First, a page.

Gurlitt: Status Report

Martin-Gropius-Bau - GoogleMaps

14 September 2018 – 7 January 2019

Opening Hours
Wednesday to Monday 10:00–19:00
Tuesday closed
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News that the Bavarian Public Prosecutor’s office had seized the art collection of Cornelius Gurlitt (1932–2014), caused an international sensation when it was made public in November 2013. The origin of the more than 1500 works that the reclusive son of the art dealer Hildebrand Gurlitt (1895–1956) had inherited from his father raised suspicions: had they been looted by the Nazis before and during the Second World War? To investigate these suspicions, the German government provided the funding necessary to conduct further research, while Cornelius Gurlitt agreed to restitute any work identified as looted. The exhibition Gurlitt: Status Report presents a selection of 250 works from a broad spectrum of the history of art that have been hidden from public view for decades. By thematising the provenance of each of the works on show, the exhibition also sheds light on the complex history of the individual objects.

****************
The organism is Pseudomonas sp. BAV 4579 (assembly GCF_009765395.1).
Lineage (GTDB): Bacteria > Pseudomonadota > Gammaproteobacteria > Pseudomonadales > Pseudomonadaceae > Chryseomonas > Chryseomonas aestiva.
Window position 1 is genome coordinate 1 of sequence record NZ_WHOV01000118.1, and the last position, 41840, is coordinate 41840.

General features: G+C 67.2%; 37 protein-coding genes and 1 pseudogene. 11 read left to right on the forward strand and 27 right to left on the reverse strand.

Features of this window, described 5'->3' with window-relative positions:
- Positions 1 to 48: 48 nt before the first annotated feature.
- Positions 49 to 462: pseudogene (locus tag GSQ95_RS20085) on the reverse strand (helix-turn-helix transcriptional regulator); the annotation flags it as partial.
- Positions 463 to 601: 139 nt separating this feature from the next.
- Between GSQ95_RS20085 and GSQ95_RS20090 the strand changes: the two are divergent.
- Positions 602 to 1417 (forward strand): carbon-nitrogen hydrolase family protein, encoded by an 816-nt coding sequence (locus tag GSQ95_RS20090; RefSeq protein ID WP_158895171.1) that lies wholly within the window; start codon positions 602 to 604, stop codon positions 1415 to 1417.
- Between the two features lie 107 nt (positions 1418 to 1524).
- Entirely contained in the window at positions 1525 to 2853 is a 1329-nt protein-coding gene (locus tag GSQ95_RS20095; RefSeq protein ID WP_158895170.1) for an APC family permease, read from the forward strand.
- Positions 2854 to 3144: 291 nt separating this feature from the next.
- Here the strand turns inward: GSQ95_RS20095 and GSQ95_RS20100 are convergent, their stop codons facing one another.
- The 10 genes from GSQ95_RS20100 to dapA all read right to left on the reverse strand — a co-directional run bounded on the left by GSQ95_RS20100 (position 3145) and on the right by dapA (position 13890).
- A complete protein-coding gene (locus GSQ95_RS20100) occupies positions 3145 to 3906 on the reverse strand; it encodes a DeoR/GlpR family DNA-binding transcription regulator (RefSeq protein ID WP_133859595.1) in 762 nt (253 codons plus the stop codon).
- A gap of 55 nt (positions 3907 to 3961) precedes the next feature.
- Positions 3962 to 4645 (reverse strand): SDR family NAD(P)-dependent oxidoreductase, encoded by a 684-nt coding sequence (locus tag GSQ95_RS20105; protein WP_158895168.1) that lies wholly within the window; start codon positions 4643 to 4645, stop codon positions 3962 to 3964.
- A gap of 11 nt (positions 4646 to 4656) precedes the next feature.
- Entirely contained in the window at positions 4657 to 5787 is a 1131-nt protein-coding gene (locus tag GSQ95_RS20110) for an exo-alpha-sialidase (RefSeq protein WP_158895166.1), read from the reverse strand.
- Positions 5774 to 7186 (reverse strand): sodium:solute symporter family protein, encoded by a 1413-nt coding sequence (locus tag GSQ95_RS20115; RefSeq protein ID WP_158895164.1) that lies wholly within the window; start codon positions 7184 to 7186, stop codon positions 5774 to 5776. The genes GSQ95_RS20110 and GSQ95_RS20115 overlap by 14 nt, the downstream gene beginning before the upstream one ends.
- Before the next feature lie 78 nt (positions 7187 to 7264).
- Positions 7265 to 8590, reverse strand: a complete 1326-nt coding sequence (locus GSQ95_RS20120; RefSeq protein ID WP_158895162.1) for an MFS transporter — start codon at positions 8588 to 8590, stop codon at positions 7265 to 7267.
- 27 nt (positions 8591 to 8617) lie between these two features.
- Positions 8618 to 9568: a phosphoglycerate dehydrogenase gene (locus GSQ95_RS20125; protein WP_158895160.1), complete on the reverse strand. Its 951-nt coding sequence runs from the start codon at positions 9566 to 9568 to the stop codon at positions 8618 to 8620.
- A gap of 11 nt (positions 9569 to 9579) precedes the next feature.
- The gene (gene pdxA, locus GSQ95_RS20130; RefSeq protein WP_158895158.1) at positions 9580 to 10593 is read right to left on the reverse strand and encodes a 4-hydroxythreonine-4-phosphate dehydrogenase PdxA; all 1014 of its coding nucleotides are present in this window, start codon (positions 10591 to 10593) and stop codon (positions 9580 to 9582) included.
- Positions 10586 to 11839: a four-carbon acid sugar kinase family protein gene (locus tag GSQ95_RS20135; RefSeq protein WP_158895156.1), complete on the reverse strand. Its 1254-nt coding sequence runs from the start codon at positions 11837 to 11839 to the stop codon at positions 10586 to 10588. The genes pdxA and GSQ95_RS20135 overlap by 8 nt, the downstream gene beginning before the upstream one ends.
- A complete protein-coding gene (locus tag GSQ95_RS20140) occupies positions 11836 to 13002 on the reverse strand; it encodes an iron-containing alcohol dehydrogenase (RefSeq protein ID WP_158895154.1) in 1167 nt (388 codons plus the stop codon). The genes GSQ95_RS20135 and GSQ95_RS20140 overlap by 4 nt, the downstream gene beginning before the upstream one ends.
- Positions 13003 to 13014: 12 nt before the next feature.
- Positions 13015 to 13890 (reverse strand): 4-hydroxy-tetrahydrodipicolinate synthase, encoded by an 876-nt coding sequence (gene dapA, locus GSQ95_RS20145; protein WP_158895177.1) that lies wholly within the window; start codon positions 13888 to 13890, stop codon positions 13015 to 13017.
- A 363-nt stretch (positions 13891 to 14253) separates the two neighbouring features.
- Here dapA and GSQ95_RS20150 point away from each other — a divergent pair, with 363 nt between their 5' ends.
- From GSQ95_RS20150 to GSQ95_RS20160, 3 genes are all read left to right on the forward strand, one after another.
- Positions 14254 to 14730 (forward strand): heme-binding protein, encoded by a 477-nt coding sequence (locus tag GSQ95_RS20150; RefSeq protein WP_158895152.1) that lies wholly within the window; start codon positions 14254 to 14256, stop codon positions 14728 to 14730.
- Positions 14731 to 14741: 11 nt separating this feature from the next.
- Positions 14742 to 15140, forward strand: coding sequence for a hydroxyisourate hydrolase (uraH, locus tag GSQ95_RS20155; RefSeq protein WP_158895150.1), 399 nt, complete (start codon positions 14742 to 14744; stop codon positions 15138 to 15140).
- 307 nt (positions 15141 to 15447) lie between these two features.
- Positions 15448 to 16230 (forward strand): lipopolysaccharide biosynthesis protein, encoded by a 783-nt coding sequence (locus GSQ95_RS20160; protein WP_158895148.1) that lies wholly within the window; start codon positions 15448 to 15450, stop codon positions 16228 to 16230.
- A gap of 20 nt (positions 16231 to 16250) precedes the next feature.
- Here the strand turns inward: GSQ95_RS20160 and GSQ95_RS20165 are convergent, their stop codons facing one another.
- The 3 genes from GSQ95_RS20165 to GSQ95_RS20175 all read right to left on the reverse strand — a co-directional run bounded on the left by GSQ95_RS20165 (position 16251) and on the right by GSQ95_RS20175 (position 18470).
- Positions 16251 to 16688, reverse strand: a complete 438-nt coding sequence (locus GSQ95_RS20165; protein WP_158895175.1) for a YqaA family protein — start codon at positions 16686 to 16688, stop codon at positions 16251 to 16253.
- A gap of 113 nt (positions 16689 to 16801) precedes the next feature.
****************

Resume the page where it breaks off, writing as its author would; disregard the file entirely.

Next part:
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An exhibition organised by the Bundeskunsthalle and Kunstmuseum Bern.
 
Image: Claude Monet (1840–1926): Waterloo Bridge, 1903, oil on canvas
Kunstmuseum Bern, Legat Cornelius Gurlitt 2014, Provenienz in Abklärung / aktuell kein Raubkunstverdacht